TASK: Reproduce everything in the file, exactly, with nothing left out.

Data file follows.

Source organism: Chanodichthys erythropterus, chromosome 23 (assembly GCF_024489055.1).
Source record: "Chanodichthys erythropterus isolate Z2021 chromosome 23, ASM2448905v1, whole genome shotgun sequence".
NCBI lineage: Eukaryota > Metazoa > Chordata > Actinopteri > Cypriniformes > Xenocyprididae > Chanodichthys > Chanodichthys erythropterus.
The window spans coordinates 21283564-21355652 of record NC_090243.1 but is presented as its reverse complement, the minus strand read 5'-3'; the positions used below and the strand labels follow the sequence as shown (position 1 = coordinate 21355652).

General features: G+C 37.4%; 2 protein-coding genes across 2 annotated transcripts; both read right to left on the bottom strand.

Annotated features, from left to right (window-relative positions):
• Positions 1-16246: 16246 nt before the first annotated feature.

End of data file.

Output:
Source organism: Chanodichthys erythropterus, chromosome 23 (assembly GCF_024489055.1).
Source record: "Chanodichthys erythropterus isolate Z2021 chromosome 23, ASM2448905v1, whole genome shotgun sequence".
NCBI lineage: Eukaryota > Metazoa > Chordata > Actinopteri > Cypriniformes > Xenocyprididae > Chanodichthys > Chanodichthys erythropterus.
The window spans coordinates 21283564-21355652 of record NC_090243.1 but is presented as its reverse complement, the minus strand read 5'-3'; the positions used below and the strand labels follow the sequence as shown (position 1 = coordinate 21355652).

General features: G+C 37.4%; 2 protein-coding genes across 2 annotated transcripts; both read right to left on the bottom strand.

Annotated features, from left to right (window-relative positions):
• Positions 1-16246: 16246 nt before the first annotated feature.